During the past couple of years, two major drug recalls have been announced. First, there was Losartan blood pressure medications that contained small amounts of a cancer-causing impurity. The recall began in early January 2019 and was expanded to include several more lots of blood pressure medications. Then, a mass recall began of Zantac (ranitidine) tablets, which is a medication designed to treat heartburn and acid reflux due to them also containing a potential carcinogenic impurity.

Most patients expect that the medications they take will be safe and help them get better. But drug manufacturers don’t always ensure that their products pass all safety regulations. In an effort to ensure their drugs are approved for sale by the U.S. Food and Drug Administration (FDA), some pharmaceutical companies hide potential side effects or fail to conduct rigorous testing.

Famous examples of dangerous drugs that were recalled and pulled from the market completely include:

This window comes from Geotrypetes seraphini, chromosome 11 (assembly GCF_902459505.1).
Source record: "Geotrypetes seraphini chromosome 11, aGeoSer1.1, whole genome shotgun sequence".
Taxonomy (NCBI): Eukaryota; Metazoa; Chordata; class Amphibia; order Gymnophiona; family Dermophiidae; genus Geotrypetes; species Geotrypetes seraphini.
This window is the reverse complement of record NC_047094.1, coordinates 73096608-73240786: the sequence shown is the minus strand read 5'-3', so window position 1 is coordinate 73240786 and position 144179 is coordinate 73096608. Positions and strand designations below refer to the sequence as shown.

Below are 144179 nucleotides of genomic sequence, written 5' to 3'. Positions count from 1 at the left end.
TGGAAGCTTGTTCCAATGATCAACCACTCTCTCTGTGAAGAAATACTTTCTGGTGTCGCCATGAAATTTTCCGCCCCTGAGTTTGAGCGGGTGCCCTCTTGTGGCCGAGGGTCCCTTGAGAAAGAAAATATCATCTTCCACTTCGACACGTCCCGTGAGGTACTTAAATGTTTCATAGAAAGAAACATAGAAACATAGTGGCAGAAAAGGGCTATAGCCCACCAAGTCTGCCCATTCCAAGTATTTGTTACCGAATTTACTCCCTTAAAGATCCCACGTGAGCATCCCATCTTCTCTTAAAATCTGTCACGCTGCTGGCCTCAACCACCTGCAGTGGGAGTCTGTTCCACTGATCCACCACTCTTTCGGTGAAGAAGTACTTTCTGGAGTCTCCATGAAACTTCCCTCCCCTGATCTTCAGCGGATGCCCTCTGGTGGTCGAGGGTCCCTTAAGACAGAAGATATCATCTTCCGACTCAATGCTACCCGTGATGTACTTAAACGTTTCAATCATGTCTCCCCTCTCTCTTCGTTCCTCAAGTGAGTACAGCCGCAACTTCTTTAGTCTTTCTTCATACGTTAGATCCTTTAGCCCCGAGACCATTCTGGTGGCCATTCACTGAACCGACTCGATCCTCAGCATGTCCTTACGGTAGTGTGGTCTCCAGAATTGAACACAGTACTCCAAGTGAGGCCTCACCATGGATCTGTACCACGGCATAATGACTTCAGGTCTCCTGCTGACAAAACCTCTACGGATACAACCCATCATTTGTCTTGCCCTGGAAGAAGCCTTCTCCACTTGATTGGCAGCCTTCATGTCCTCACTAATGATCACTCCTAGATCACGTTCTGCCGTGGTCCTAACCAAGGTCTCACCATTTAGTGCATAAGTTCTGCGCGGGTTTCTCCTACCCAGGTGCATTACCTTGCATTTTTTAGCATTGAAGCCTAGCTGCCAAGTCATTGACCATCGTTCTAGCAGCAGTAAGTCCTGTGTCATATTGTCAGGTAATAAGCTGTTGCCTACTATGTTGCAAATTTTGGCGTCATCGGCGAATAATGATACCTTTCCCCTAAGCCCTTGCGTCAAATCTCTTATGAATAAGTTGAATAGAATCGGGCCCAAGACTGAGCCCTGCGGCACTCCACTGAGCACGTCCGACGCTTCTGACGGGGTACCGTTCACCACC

• Thalidomide—A sedative used to treat morning sickness in pregnant women, this drug was eventually determined to cause severe birth defects in unborn children, including missing arms, legs, and shortened limbs.
  • Bextra—This anti-inflammatory medication was prescribed to treat arthritis and menstrual pain. The FDA pulled it from the market in April 2005 due to its risks of causing heart and stomach problems, as well as Stevens-Johnson syndrome, a severe inflammatory reaction.
  • Vioxx—One of the most popular drugs to ever be recalled, Vioxx was an anti-inflammatory medication used by around 2 million people globally. It was recalled in 2004 after it was found to increase users’ risk of heart attack and stroke.

At Ferrer Poirot Feller Daniel, our drug injury lawyers know that any medication can be found to be dangerous at any point during its product lifecycle. That’s why it’s important for patients to be cautious when taking medications and to never hesitate to see a doctor if they experience severe side effects.

Were you or someone you love hurt by a defective drug? If so, we want to help. Contact us today for a free consultation.